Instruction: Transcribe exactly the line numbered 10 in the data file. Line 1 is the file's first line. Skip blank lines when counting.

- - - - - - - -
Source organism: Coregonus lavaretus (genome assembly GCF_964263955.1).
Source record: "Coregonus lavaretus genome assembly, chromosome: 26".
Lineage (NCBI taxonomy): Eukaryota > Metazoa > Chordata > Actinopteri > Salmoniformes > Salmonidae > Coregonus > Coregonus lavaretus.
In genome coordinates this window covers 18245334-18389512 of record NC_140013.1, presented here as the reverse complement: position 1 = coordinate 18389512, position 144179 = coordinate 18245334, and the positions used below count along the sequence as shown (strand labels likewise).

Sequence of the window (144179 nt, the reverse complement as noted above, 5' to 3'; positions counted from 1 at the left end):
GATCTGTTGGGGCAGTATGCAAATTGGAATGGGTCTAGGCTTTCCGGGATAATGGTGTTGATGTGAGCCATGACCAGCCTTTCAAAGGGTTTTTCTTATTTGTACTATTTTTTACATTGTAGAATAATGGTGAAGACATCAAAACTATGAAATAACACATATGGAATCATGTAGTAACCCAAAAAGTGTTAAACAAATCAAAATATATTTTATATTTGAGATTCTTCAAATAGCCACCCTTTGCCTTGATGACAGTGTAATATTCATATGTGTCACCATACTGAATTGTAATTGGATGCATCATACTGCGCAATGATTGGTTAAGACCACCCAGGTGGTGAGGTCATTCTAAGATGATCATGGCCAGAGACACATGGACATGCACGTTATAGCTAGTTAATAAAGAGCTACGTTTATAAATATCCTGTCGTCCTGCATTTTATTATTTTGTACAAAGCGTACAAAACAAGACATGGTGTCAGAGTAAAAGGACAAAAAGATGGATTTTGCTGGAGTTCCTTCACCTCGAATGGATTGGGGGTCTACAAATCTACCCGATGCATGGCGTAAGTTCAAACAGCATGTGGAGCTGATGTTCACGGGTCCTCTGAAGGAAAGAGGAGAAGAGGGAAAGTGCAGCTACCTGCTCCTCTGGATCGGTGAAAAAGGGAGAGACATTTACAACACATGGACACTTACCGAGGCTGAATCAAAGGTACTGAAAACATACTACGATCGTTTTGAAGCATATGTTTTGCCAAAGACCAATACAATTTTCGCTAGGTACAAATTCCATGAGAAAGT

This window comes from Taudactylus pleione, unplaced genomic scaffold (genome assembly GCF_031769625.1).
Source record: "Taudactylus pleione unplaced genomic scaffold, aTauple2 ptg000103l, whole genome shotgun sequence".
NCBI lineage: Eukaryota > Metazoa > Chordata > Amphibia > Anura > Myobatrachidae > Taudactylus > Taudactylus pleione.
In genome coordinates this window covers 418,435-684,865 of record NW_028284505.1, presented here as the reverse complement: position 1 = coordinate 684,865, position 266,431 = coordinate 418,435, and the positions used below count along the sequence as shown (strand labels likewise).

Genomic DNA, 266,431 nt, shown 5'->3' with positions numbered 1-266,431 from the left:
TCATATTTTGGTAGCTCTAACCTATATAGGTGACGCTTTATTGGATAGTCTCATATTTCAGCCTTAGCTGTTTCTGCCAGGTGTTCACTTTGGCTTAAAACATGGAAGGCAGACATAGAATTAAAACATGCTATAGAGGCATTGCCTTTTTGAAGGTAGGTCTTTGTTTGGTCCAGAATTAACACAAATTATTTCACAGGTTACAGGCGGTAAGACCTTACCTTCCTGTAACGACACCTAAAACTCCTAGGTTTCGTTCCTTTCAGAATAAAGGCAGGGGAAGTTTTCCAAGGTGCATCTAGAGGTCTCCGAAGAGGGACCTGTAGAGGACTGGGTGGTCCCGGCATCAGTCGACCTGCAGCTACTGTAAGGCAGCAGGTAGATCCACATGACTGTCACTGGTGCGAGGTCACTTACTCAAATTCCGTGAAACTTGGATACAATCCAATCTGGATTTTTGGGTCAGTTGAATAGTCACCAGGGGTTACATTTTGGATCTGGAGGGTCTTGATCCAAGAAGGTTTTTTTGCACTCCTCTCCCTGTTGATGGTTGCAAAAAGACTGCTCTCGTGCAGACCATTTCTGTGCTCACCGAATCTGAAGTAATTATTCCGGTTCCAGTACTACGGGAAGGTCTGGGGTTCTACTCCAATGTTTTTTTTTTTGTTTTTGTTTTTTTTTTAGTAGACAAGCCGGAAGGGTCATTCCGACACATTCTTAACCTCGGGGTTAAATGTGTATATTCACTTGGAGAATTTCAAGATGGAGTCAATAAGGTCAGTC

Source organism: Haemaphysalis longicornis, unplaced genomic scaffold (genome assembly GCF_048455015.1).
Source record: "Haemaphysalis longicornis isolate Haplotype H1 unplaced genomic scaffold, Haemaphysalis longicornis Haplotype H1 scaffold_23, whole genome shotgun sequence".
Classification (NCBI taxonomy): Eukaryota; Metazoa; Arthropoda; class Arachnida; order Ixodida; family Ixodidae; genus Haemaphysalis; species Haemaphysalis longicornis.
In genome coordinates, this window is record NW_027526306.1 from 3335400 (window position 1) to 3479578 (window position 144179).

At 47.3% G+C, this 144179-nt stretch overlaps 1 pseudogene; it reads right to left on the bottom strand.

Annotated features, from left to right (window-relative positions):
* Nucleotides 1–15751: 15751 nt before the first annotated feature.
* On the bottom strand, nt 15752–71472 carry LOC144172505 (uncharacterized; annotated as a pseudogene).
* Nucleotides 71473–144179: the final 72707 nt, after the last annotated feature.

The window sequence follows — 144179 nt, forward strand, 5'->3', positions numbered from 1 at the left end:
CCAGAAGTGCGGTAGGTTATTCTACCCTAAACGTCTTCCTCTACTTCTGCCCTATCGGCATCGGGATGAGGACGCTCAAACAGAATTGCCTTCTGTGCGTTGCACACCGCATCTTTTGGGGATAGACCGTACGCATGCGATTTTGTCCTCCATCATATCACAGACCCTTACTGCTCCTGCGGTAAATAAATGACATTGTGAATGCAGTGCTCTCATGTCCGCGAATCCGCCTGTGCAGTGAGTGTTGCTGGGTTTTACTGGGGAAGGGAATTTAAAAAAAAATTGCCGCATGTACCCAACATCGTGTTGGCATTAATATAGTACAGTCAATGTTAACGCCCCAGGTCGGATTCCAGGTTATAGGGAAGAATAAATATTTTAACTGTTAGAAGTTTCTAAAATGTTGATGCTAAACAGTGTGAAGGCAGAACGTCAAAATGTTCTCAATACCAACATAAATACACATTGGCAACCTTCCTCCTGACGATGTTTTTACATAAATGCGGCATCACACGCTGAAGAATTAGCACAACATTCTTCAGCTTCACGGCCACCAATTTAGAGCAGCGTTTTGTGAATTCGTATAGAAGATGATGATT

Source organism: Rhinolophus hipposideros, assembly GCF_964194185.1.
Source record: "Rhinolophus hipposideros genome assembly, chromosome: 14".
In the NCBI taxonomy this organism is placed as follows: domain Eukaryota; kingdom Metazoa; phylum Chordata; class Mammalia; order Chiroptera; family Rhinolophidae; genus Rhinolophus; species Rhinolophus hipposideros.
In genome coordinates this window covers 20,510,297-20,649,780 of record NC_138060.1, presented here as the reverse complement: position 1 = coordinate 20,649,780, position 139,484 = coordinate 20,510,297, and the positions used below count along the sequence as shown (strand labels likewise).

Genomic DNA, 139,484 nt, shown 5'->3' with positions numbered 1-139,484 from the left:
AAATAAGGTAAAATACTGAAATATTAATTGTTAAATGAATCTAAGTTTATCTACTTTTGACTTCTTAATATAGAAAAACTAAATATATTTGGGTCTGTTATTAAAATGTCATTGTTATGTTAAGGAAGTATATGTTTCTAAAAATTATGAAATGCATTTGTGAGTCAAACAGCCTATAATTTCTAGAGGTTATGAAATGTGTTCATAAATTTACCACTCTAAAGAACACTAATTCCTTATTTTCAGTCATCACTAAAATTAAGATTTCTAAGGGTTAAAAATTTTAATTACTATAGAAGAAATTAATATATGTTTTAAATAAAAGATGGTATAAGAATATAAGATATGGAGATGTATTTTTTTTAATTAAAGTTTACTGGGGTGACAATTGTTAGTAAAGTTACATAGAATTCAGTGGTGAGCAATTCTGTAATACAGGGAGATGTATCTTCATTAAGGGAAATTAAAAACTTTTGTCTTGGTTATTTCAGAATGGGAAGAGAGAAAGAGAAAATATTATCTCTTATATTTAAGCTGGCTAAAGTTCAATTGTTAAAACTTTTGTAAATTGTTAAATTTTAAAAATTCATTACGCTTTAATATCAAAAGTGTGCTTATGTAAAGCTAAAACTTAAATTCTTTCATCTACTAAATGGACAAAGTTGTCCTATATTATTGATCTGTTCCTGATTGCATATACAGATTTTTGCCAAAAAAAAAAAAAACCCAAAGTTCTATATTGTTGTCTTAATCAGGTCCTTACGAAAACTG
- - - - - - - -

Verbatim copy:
In genome coordinates this window covers 418,435-684,865 of record NW_028284505.1, presented here as the reverse complement: position 1 = coordinate 684,865, position 266,431 = coordinate 418,435, and the positions used below count along the sequence as shown (strand labels likewise).